Egypt

Egyptian Court Lifts Ban On Veiled TV Hosts

Television presenters have mostly gone headscarf-free on Egypt’s state-run Channel 5. The fall of the Hosni Mubarak regime – and a weekend court ruling – may soon change that.

Headscarves appear frequently on Egypt's Channel 5, just not on the heads of presenters
Headscarves appear frequently on Egypt's Channel 5, just not on the heads of presenters

*NEWSBITES

For half a century, female presenters working for Egypt's state-run Channel 5 were expected to leave their headscarves at home. That could soon change.

On Sunday, a court in Alexandria challenged the decades-old policy, arguing that the headscarf is a symbol of decency, and that banning women from wearing it violates their personal freedom. More specifically, the ruling overturns a decision made in 2008 by then Information Minister Anas al-Fiqi, who banned Channel 5 presenter Lamiyaa al-Amir from appearing on television in a headscarf.

Egypt's state TV is the oldest state-run television in the Middle East. At the time of its establishment in 1960, no female presenters wore headscarves. As time went on, the headscarf became much more common among Muslim women. Still, state TV refused to let presenters wear it, prompting complaints from religious and conservative forces, who used the ban to attack the regime of former Egyptian strongman Hosni Mubarak, who fell from power a year ago.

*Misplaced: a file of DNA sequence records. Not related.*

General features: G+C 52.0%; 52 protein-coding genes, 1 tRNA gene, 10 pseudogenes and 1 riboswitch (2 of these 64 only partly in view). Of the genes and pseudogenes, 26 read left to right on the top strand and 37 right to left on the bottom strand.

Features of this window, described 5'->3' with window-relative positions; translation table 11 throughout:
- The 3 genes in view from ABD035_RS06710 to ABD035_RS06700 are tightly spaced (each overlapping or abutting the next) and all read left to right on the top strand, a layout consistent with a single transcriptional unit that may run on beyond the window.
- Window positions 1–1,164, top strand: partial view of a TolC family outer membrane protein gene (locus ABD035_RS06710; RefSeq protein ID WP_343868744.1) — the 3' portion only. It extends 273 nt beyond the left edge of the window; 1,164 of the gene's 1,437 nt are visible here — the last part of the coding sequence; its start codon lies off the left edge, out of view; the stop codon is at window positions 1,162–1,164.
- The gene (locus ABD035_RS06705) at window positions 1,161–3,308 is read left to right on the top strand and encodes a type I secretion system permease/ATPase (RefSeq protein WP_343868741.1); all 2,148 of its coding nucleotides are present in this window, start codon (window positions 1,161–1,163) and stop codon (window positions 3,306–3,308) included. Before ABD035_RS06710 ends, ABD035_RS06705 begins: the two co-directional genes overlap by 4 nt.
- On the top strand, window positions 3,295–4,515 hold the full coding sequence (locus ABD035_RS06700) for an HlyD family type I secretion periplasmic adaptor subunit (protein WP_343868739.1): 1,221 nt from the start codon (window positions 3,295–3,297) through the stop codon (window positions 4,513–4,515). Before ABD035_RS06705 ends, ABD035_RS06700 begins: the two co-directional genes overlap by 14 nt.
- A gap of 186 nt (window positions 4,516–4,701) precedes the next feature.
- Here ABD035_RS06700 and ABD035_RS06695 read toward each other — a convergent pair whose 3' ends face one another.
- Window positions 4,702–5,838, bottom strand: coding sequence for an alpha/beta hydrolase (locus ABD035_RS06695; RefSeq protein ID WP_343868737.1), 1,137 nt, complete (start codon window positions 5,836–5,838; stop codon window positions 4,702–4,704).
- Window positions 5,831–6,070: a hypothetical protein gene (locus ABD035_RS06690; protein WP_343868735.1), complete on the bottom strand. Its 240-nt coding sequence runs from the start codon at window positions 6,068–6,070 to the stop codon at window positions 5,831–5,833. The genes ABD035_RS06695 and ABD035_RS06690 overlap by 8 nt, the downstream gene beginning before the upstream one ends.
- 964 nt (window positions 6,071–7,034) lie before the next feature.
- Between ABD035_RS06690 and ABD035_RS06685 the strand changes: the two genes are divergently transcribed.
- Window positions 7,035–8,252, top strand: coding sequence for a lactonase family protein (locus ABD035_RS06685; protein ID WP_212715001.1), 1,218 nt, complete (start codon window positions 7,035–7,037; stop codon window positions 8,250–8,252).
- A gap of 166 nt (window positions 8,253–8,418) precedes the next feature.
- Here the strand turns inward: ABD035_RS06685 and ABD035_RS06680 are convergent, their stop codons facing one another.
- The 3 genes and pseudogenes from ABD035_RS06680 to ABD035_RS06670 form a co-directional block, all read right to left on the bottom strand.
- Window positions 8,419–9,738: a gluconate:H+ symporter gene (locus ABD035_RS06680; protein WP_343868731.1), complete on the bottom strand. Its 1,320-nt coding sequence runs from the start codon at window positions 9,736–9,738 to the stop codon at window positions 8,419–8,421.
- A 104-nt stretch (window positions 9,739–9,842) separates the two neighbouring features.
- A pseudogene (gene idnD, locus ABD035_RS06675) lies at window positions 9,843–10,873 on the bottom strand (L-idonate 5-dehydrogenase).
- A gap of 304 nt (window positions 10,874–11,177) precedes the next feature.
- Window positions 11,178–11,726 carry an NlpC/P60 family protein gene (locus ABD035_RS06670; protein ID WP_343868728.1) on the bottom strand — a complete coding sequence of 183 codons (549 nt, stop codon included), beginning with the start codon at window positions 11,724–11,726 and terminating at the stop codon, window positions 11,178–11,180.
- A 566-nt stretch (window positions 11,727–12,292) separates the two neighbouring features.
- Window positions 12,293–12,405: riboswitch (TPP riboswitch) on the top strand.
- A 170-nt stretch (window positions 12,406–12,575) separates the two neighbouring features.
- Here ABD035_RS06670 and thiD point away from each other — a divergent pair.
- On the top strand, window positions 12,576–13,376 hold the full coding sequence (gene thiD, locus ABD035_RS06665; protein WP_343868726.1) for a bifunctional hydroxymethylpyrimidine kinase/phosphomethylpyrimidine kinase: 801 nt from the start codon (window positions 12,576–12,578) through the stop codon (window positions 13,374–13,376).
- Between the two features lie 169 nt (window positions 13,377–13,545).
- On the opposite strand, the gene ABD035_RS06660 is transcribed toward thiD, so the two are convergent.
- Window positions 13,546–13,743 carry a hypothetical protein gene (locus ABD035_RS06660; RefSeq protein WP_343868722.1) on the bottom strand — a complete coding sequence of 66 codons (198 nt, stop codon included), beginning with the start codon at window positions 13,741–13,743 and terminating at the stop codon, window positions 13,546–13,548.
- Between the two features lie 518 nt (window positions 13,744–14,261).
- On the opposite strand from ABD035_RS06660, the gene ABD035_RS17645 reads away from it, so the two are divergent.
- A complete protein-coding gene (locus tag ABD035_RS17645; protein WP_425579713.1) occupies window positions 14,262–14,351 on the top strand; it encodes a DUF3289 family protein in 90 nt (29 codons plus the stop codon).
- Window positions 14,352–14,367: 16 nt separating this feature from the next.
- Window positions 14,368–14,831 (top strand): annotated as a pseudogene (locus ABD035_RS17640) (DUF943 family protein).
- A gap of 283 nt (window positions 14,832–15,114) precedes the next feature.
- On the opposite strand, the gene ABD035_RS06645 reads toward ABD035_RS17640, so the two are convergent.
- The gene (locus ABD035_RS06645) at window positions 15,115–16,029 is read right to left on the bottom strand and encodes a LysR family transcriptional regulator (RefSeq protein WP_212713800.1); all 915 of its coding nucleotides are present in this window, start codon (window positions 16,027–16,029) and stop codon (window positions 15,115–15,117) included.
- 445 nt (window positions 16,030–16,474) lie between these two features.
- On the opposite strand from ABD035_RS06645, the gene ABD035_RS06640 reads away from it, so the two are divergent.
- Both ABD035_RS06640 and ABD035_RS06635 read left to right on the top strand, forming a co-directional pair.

The rare case of a veiled presenter was in the early 1990s with Kariman Hamza. She fought a legal battle against former Information Minister Safwat al-Sherif, who was in charge of national TV from 1982 to 2004.

Read the full article at Al-Masry Al-Youm

Photo – YouTube

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Society

Germany's Legendary Clubbing Culture Crashes Museum Space

The exhibition “Electro” in Düsseldorf is an unlikely tribute to a joyful and uninhibited club culture, with curators forced to contend with limits of a museum setting ... and another COVID lockdown.

A woman with a "Techno" tattoo in front of the famous Berghain

Boris Pofalla

DÜSSELDORF — The last party at the Berghain nightclub in Berlin lasted from Saturday evening until Monday morning. On the first weekend of December, some clubbers lined up for nine hours outside the former power plant – and still didn’t make it past the doormen. A friend said that dancing in the most famous techno club in the world on its last evening was like landing a spot in the last lifeboat to leave the sinking Titanic on 14 April 1912.

It is surely a coincidence that the first comprehensive exhibition charting the 100-year history of electronic music in Germany opened in the same week that nightclubs across the country were forced to close. It wasn’t planned that way, but it’s like opening an exhibition about the cultural history of alcohol the day after the introduction of prohibition.

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